Christmas Country Dance School: A Great Way to Spend the Holidays!


Spend part of your holiday season at a cozy event dedicated to fun, music, friendship, learning, sharing, and dance, a celebration of individual creativity within community in a supportive atmosphere. Christmas Country Dance School at Berea College provides a safe and festive environment to try something new, participate in ancient traditions, and forge some new traditions. Have you admired storytellers, musicians, basket-makers, or cloggers? Would you like to learn to waltz or play music for dances? You, too, can learn these folk skills and meet a wide variety of fascinating people who love to share these activities. Starting in 1938 as a training ground for dance leaders, CCDS has become a much loved tradition mixing youth (age 13 or older) and adults, beginner and experienced, with local, national, and international staff and participants. We also hold a Community Youth Program for Berea-area children ages 5-12 held each afternoon from Dec. 27-31.

Every day from December 26-31, there are 5 sessions of classes, with 6-10 choices for each session, including many classes in folk dance from Appalachia, England, and Ireland, as well as dance calling, musical instrument instruction, singing, storytelling, mummer’s play, or making Japanese Temari embroidered thread balls and Appalachian-style baskets. This year we feature a class in Balkan singing, Donna Lamb leading a song session, and shape note singing. All classes are held on the Berea College campus in Berea, Kentucky.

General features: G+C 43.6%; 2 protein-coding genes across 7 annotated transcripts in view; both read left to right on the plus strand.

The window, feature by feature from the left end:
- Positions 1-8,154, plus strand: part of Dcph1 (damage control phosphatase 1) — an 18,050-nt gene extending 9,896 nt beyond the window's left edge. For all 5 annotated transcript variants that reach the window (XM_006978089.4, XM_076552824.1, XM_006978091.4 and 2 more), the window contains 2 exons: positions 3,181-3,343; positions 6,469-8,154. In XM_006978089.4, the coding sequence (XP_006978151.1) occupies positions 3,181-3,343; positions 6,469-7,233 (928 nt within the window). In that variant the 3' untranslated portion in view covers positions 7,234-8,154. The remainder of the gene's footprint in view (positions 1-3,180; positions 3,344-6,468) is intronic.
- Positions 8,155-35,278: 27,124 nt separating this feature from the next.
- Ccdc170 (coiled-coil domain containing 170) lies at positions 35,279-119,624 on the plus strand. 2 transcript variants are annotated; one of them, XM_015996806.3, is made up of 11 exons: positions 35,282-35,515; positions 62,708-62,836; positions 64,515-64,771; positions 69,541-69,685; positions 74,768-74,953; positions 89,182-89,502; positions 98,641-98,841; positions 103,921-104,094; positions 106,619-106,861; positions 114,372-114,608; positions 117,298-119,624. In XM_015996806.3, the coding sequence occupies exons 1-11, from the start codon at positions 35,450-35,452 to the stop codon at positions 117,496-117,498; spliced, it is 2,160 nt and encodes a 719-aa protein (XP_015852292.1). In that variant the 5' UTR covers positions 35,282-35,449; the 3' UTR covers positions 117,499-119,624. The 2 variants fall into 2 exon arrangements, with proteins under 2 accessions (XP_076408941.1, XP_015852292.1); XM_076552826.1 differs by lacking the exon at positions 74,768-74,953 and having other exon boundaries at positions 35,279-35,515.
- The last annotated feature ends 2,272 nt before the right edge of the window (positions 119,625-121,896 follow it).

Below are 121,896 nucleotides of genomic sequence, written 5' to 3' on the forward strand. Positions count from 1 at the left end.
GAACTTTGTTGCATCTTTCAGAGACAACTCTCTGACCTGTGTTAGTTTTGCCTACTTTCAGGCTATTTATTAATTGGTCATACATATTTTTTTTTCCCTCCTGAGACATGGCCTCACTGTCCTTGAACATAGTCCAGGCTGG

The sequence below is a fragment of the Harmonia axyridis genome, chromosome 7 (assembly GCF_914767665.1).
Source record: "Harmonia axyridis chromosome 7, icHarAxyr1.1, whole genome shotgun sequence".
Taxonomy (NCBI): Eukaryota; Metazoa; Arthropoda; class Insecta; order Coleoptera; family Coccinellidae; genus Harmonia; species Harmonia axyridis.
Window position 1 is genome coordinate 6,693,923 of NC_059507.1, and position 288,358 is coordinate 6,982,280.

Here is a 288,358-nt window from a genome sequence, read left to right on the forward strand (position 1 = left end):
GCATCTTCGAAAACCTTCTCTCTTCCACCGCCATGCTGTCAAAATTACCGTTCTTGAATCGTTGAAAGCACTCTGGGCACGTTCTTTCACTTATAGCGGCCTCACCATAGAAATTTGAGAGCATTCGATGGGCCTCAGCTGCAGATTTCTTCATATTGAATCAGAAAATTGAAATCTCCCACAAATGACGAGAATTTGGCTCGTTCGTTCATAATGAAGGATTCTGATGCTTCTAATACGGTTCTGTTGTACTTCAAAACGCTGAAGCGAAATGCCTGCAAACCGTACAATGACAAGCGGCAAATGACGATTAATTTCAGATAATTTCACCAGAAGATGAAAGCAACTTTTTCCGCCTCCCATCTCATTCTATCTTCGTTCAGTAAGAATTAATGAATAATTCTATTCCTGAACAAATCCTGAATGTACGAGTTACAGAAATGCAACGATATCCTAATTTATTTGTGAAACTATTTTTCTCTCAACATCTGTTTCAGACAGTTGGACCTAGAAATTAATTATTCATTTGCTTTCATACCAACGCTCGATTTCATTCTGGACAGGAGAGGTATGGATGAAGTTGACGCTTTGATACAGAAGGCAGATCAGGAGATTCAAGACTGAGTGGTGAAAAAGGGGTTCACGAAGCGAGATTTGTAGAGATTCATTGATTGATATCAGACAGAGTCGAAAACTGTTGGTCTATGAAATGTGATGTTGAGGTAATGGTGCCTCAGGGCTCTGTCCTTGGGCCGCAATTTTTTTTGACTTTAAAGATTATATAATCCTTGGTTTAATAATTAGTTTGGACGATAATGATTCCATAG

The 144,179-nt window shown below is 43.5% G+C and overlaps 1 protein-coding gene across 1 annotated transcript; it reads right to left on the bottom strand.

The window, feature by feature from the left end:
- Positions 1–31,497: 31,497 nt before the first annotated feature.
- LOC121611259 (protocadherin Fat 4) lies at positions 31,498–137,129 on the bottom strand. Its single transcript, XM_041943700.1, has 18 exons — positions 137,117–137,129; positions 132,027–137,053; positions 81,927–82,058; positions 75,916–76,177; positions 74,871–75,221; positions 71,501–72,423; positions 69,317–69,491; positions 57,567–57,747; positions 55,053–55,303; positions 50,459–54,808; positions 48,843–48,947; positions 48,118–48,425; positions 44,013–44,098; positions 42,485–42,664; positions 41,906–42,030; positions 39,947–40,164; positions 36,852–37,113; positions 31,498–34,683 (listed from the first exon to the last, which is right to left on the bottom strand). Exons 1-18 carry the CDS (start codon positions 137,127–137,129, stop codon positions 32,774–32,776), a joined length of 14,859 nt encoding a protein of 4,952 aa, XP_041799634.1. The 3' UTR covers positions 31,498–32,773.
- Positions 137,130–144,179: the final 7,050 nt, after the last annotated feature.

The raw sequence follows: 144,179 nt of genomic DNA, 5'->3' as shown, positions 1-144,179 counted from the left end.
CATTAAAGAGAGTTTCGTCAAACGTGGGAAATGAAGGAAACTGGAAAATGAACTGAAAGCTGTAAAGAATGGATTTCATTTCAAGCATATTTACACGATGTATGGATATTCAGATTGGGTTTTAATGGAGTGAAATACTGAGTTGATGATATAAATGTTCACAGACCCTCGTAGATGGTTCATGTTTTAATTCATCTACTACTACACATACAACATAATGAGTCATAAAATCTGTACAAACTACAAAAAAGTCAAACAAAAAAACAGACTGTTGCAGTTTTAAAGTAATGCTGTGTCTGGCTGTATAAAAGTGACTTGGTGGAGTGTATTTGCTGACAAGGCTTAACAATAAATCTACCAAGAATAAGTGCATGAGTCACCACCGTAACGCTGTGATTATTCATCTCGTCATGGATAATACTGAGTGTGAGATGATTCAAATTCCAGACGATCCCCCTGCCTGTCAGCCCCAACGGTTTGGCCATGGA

Dance classes, in particular, are held at all skill levels, this year featuring Contra Dance, Appalachian Clogging (including team clogging), square dancing, English Country Dance, dances by Pat Shaw, Appalachian Big Sets, Rapper, and Cotswold Morris. Classes in calling various styles of dance and playing in a dance band are very popular. Every evening, talented musicians provide gorgeous live music for social dances from England, Appalachia, and New England. Each dance is taught so everyone may participate. Every day there are also two sessions of community singing, story-telling and sharing, as well as refreshments and social time. As one participant wrote, “the best features were the warm, welcoming, supportive atmosphere – it’s a great place to stretch and try new things. The music was fabulous. Everyone was very talented and very sharing.”

On the business end, tuition received before December 1 is $350, but increases to $375 from December 2 to 12. Registrations are accepted on a first-come, first-serve basis until spaces are filled, but no registrations are accepted after December 12. Housing may be arranged by participants at local hotels. Check with us for possible special rates at selected local motels. For convenience, meal tickets for the BC dining hall may be purchased, including a gala New Year’s Eve banquet and New Year’s breakfast (meal tickets must be purchased at the time of registration and will not be available after December 12.) Some scholarships are available in exchange for work. Scholarship applications (found online at the below address) should be submitted with registration and deposit of $100 by November 15th.

More questions??? See our webpage at www.berea.edu/ccds for registration forms, scholarship application, descriptions of classes and staff, and photo galleries of past years. Call Laura Magner at 859-985-3431 for other questions, or to have a brochure sent to you. We hope to see you in Berea for Christmas Country Dance School!

Categories: News, Programs and Initiatives
Tags: Appalachia, Christmas Country Dance School, Dance, Event

Berea College, the first interracial and coeducational college in the South, focuses on learning, labor and service. The College admits only academically promising students with limited financial resources, primarily from Kentucky and Appalachia, although students come from 40 states and 70 countries. Every Berea student receives a Tuition Promise Scholarship, which means no Berea student pays for tuition. Berea is one of nine federally-recognized Work Colleges, so students work 10 hours or more weekly, earning money for books, housing and meals. The College’s motto, “God has made of one blood all peoples of the earth,” speaks to its inclusive Christian character.